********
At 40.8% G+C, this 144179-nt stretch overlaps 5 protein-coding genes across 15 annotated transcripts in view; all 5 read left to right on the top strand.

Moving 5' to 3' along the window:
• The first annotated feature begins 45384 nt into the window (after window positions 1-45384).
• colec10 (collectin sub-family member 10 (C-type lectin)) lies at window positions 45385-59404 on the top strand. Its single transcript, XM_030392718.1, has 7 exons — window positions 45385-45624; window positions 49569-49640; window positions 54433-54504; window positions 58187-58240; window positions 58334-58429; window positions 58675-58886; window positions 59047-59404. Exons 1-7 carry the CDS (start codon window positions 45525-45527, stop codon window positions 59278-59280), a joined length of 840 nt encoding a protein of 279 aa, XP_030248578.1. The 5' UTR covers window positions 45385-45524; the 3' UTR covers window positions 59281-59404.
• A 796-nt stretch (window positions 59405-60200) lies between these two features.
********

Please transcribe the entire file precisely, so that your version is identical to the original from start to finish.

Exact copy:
At 40.8% G+C, this 144179-nt stretch overlaps 5 protein-coding genes across 15 annotated transcripts in view; all 5 read left to right on the top strand.

Moving 5' to 3' along the window:
• The first annotated feature begins 45384 nt into the window (after window positions 1-45384).
• colec10 (collectin sub-family member 10 (C-type lectin)) lies at window positions 45385-59404 on the top strand. Its single transcript, XM_030392718.1, has 7 exons — window positions 45385-45624; window positions 49569-49640; window positions 54433-54504; window positions 58187-58240; window positions 58334-58429; window positions 58675-58886; window positions 59047-59404. Exons 1-7 carry the CDS (start codon window positions 45525-45527, stop codon window positions 59278-59280), a joined length of 840 nt encoding a protein of 279 aa, XP_030248578.1. The 5' UTR covers window positions 45385-45524; the 3' UTR covers window positions 59281-59404.
• A 796-nt stretch (window positions 59405-60200) lies between these two features.